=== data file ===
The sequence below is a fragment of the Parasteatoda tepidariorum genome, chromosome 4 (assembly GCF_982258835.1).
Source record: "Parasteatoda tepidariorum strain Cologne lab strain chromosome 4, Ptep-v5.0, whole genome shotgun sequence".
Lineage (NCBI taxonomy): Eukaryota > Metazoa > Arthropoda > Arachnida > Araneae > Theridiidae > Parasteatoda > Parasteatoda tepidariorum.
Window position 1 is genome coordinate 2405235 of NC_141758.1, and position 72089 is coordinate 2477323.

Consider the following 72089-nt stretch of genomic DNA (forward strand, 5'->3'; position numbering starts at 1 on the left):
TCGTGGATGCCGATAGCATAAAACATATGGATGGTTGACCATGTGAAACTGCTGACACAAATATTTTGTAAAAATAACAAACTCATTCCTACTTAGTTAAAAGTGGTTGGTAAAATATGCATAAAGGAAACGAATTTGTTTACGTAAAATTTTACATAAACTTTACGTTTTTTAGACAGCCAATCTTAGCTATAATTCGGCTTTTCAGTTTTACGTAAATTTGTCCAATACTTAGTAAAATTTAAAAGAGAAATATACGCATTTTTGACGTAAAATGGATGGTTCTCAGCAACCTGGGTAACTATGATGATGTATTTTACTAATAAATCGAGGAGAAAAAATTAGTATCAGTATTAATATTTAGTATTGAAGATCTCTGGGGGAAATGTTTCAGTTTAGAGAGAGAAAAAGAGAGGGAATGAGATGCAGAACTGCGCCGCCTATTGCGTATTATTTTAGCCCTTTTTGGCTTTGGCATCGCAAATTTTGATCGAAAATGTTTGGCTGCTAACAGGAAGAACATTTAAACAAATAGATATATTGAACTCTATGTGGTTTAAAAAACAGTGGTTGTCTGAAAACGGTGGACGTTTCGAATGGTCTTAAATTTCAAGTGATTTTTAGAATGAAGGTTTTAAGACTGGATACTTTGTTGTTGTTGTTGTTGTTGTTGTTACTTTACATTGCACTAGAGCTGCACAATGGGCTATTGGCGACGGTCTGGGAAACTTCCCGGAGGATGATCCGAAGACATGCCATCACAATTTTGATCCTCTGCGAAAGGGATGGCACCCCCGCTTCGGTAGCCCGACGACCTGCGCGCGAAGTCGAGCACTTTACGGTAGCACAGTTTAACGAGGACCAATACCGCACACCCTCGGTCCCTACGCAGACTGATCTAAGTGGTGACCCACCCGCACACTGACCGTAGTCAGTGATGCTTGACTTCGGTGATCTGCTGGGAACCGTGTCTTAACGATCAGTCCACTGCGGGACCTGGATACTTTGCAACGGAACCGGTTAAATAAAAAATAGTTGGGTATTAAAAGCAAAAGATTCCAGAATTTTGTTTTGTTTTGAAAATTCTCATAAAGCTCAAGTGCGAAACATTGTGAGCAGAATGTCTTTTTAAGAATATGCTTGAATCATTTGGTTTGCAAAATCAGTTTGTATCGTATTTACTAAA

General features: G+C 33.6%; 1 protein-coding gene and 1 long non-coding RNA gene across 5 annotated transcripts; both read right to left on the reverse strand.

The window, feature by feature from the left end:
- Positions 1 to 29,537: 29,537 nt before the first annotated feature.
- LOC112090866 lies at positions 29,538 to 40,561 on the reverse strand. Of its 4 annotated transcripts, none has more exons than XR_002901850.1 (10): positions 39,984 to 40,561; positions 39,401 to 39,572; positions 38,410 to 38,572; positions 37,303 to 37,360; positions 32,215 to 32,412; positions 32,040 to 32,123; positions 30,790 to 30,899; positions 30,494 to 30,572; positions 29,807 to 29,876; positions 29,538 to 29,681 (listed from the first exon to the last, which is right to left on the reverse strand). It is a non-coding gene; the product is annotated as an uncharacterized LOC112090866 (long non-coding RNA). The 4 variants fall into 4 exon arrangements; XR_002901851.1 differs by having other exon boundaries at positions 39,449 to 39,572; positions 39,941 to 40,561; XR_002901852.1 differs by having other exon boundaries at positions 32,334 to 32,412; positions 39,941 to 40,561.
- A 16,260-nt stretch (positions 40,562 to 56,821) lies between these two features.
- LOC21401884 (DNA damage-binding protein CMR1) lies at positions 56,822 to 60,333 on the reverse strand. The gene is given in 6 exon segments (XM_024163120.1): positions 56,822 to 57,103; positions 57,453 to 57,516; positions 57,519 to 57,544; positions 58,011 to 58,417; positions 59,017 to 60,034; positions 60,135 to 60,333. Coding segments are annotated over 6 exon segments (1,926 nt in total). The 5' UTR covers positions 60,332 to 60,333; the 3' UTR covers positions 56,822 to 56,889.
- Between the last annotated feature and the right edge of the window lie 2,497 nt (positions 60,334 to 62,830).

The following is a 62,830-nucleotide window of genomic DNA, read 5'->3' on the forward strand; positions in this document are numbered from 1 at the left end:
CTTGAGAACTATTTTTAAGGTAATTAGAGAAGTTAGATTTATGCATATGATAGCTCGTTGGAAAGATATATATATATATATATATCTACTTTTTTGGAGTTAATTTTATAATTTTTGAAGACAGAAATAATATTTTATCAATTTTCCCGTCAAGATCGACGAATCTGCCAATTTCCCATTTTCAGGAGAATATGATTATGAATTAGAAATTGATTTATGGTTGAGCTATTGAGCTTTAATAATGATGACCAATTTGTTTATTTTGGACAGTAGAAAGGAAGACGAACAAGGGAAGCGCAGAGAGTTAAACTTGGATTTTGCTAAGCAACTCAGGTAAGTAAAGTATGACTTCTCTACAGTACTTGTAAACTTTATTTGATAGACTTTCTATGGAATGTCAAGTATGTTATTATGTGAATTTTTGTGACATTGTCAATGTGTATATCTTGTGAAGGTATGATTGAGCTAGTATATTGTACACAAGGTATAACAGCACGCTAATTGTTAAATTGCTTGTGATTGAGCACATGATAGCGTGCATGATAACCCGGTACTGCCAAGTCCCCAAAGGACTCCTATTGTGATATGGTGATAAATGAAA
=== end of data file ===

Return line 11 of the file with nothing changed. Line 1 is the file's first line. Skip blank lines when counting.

- A 16,260-nt stretch (positions 40,562 to 56,821) lies between these two features.